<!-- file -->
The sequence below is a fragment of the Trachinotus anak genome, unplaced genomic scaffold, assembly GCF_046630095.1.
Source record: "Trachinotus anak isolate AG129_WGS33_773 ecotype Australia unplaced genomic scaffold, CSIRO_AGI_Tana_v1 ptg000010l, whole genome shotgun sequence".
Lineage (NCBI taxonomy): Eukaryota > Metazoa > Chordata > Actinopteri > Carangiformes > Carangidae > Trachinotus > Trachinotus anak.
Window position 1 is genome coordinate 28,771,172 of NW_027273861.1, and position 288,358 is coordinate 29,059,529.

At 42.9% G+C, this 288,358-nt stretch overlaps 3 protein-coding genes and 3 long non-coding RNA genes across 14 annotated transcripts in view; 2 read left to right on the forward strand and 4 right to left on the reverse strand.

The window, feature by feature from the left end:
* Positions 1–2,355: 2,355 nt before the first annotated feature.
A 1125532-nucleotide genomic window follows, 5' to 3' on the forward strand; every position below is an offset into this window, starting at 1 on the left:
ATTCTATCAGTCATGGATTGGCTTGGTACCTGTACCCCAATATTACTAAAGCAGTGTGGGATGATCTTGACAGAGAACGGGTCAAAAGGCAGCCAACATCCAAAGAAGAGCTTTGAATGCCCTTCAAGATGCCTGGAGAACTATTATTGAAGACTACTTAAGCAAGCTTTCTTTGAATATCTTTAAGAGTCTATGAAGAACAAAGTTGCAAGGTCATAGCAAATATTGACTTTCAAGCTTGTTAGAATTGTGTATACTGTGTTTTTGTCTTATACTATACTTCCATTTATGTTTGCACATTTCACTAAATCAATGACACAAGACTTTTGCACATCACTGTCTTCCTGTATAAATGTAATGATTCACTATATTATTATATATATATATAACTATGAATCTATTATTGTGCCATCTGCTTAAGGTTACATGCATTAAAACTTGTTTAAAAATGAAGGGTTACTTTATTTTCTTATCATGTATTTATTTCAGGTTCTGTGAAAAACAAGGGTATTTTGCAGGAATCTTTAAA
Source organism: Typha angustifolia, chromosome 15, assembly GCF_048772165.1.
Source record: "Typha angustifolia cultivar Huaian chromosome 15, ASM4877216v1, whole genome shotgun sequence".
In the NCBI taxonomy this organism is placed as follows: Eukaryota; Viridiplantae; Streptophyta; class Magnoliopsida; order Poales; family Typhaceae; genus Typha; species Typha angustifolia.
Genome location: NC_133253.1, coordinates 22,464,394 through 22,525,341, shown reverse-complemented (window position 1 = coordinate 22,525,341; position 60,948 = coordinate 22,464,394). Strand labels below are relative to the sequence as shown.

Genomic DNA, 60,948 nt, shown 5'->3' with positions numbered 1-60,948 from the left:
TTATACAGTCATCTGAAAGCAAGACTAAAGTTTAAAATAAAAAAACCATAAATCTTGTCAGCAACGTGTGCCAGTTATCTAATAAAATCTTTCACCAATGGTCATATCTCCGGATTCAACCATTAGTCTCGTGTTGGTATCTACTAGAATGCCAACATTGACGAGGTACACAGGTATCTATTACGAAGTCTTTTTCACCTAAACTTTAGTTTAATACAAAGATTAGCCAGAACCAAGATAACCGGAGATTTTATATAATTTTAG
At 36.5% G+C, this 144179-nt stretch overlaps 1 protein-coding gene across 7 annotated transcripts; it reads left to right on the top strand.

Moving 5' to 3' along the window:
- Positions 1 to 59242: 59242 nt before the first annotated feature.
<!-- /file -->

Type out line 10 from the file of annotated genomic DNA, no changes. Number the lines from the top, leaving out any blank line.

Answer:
Source organism: Typha angustifolia, chromosome 15, assembly GCF_048772165.1.